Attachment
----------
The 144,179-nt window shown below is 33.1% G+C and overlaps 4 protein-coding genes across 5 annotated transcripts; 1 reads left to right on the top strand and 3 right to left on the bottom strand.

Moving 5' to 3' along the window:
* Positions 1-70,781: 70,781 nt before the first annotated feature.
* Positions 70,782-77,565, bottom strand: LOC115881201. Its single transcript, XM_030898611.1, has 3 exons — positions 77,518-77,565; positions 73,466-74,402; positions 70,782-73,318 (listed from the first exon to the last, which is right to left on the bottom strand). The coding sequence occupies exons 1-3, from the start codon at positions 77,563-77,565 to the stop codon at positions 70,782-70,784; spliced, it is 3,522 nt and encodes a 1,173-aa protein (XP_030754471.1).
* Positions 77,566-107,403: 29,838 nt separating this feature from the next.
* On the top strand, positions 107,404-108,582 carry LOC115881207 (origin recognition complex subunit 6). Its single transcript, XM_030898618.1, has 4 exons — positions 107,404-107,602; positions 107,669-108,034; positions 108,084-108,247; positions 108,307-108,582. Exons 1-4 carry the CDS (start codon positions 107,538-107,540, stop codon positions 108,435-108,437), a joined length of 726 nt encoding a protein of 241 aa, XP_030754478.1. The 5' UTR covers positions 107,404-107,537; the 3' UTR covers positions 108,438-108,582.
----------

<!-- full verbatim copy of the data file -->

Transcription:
The 144,179-nt window shown below is 33.1% G+C and overlaps 4 protein-coding genes across 5 annotated transcripts; 1 reads left to right on the top strand and 3 right to left on the bottom strand.

Moving 5' to 3' along the window:
* Positions 1-70,781: 70,781 nt before the first annotated feature.
* Positions 70,782-77,565, bottom strand: LOC115881201. Its single transcript, XM_030898611.1, has 3 exons — positions 77,518-77,565; positions 73,466-74,402; positions 70,782-73,318 (listed from the first exon to the last, which is right to left on the bottom strand). The coding sequence occupies exons 1-3, from the start codon at positions 77,563-77,565 to the stop codon at positions 70,782-70,784; spliced, it is 3,522 nt and encodes a 1,173-aa protein (XP_030754471.1).
* Positions 77,566-107,403: 29,838 nt separating this feature from the next.
* On the top strand, positions 107,404-108,582 carry LOC115881207 (origin recognition complex subunit 6). Its single transcript, XM_030898618.1, has 4 exons — positions 107,404-107,602; positions 107,669-108,034; positions 108,084-108,247; positions 108,307-108,582. Exons 1-4 carry the CDS (start codon positions 107,538-107,540, stop codon positions 108,435-108,437), a joined length of 726 nt encoding a protein of 241 aa, XP_030754478.1. The 5' UTR covers positions 107,404-107,537; the 3' UTR covers positions 108,438-108,582.